notanurse2017 Tue 10-Oct-17 19:15:02

You need to take responsibility for making parental decisions concerning your baby.

Fishface77 Tue 10-Oct-17 19:16:16

But op, if there had been a Problem it would have been averted/could have been treated.
It's very difficult to ignore something that may impact on your child.
I'll give you an example. Someone said to a friend her son had too many bruises and they wouldn't be surprised if he had "some kind of lymphoma".
She went through hell. Bloods, tests and so so much worry and it was nothing. She was so relieved it was nothing she couldn't get pissed of.
But what if he had had something? What if they had picked up a childhood cancer? He would have been treated.
If your mother in law is an experienced health visitor and an otherwise sensible woman I think you did the right thing in getting it checked. And I have to be honest I would rather get my child checked by an eye specialist on this occasion.

RavenclawRealist Tue 10-Oct-17 19:18:54

Then the gp and health visitor were wrong to refer if they werent concerned!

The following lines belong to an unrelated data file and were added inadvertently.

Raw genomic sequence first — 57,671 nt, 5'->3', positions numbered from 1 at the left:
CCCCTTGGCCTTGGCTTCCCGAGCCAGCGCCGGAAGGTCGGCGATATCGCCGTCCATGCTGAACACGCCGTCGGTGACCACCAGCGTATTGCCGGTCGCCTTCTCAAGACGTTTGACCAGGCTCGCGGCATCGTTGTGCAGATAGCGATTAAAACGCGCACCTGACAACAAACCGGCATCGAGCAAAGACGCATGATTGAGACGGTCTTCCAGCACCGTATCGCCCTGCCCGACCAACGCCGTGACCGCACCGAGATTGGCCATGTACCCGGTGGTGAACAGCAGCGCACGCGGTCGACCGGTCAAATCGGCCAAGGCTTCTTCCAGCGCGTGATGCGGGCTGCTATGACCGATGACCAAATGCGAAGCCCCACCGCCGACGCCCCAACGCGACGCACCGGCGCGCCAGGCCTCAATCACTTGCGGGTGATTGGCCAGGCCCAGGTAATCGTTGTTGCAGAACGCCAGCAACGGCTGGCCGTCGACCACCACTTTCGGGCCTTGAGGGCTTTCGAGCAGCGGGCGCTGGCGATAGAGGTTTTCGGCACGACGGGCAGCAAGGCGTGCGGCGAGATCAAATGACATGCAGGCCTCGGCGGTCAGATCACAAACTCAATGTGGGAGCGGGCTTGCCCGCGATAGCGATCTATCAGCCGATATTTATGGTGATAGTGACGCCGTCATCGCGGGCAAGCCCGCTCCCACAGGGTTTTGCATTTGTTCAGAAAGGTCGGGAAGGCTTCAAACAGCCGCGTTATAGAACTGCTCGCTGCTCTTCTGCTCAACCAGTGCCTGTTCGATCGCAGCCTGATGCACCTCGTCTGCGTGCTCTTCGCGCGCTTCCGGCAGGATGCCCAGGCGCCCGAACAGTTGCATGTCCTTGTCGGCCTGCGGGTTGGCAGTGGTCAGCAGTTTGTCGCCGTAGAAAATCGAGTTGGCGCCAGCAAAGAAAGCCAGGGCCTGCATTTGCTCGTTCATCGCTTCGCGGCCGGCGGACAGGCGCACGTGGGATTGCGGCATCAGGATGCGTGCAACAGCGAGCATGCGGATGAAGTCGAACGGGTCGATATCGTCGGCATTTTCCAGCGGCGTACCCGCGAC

Your mil gave an opinion it was checked out and it’s all fine focus on that.

PandorasXbox Tue 10-Oct-17 19:19:53

I’m surprised you got a referral if nobody else saw the squint.

You trusted her experience and all is well. No harm done.

Normalserviceissuspended Tue 10-Oct-17 19:21:14

My GP sent my DD as she may have a squint, I couldn't see it. He later told me that he missed his own childs squint and so now was very cautious.

KarriPotter Tue 10-Oct-17 19:26:35

Hang on, I think I have A Grip back here somewhere. 🙄

sarahjconnor Tue 10-Oct-17 19:26:54

My DD had a squint and I could see it and no one else could - didn't get any sense from Dr until she was 5. It's been a negative experience but I think it was better checked out.

MrsPicklesonSmythe Tue 10-Oct-17 19:30:23

I think the other health professionals should have said something if they could see no evidence but they obviously thought it was worth checking.
You had a good outcome not sure what else you want from the situation.

mikeyssister Tue 10-Oct-17 19:33:31

DD1 was the only one of my three not referred for a squint assessment, and the only one who actually had a micro squint!! The others all had a broad bridge on their noses.

mikeyssister Tue 10-Oct-17 19:34:10

Big mistake - I've 4 kids, the other three were referred.